Ericsson to hire 500 engineers in multimedia push

Telefonaktiebolaget LM Ericsson will restructure and hire 500 more engineers to better meet demand for multimedia products and services, Ericsson’s chief executive officer said Friday.

Starting in 2007, Ericsson will reorganize into three units: networks, global services, and multimedia. The new engineers will primarily work in the multimedia group, and the bulk of them will be based in Sweden.

The new group will help Ericsson better understand what types of multimedia services might become popular and how demands might vary, said Carl-Henric Svanberg, president and chief executive officer. “We and operators are still on a learning curve. When it comes to voice it’s very easy,” he said. “But with multimedia, what does a 13-year-old in Germany want and does an American 13-year-old feel the same? And that’s much different than an adult in China.”

The new group will also aim to better leverage the company’s relationship with Sony Corp. and with their mobile phone joint venture Sony Ericsson Mobile Communications AB. “When it comes to multimedia, we have exciting assets in Sony Ericsson and at Sony. We just haven’t put it together and it’s been embedded further down in the organization,” he said.

Svanberg offered an example of how Sony and Ericsson products might grow increasingly complementary. Currently, users of Sony Ericsson Cyber-shot camera-phones can send photographs to an online blog. Soon, standalone Cyber-shot cameras are also likely to include connectivity so that users can send photos to a blog, he said. Because Ericsson supplies wireless network infrastructure and develops some chips for mobile devices, that type of product and application could be created through an alliance between Sony and Ericsson.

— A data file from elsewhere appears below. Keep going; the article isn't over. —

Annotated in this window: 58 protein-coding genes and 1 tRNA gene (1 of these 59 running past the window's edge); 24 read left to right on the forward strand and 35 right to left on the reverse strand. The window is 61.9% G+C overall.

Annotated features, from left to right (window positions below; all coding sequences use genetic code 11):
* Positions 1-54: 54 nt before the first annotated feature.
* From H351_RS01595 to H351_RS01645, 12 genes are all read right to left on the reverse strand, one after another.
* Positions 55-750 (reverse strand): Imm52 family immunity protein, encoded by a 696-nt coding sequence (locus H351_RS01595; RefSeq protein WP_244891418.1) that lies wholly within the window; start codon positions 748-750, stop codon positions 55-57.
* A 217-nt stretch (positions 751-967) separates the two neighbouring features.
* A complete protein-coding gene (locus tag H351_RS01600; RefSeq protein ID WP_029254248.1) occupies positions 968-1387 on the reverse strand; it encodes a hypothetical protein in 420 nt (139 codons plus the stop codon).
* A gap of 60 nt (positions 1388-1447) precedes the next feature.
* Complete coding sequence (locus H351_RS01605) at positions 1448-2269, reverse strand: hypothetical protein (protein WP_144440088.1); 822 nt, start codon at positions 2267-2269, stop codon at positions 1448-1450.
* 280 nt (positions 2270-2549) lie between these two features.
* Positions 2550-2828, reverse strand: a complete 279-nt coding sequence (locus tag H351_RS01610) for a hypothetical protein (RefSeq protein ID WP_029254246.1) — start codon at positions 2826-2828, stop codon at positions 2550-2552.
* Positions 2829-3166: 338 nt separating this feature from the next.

The new networks group, which combines several existing network equipment groups, will have a renewed focus on converged networks that will help support some of the emerging multimedia services in the home. “In the perfect world we will have a converged network where you won’t know if you’re speaking on a mobile or a fixed network,” Svanberg said. Similarly, a user could be watching TV at home, pick up a mobile phone to watch the same program while moving around the house and then continue watching while moving to an outside location. Such a service would operate over connected wireless and wireline networks.

The third new business unit, global services, combines Ericsson’s existing professional services and network rollout groups and will focus on services for operator customers.

Ericsson acquired most of U.K. telecommunications equipment vendor Marconi Corp. PLC late last year and is in the process of laying off 1,600 people as it digests the new company. That acquisition is part of a recent wave of consolidation in the competitive network equipment market, including the merger of Lucent Technologies Inc. and Alcatel SA and the combination of Nokia Corp.’s and Siemens AG’s networks groups.

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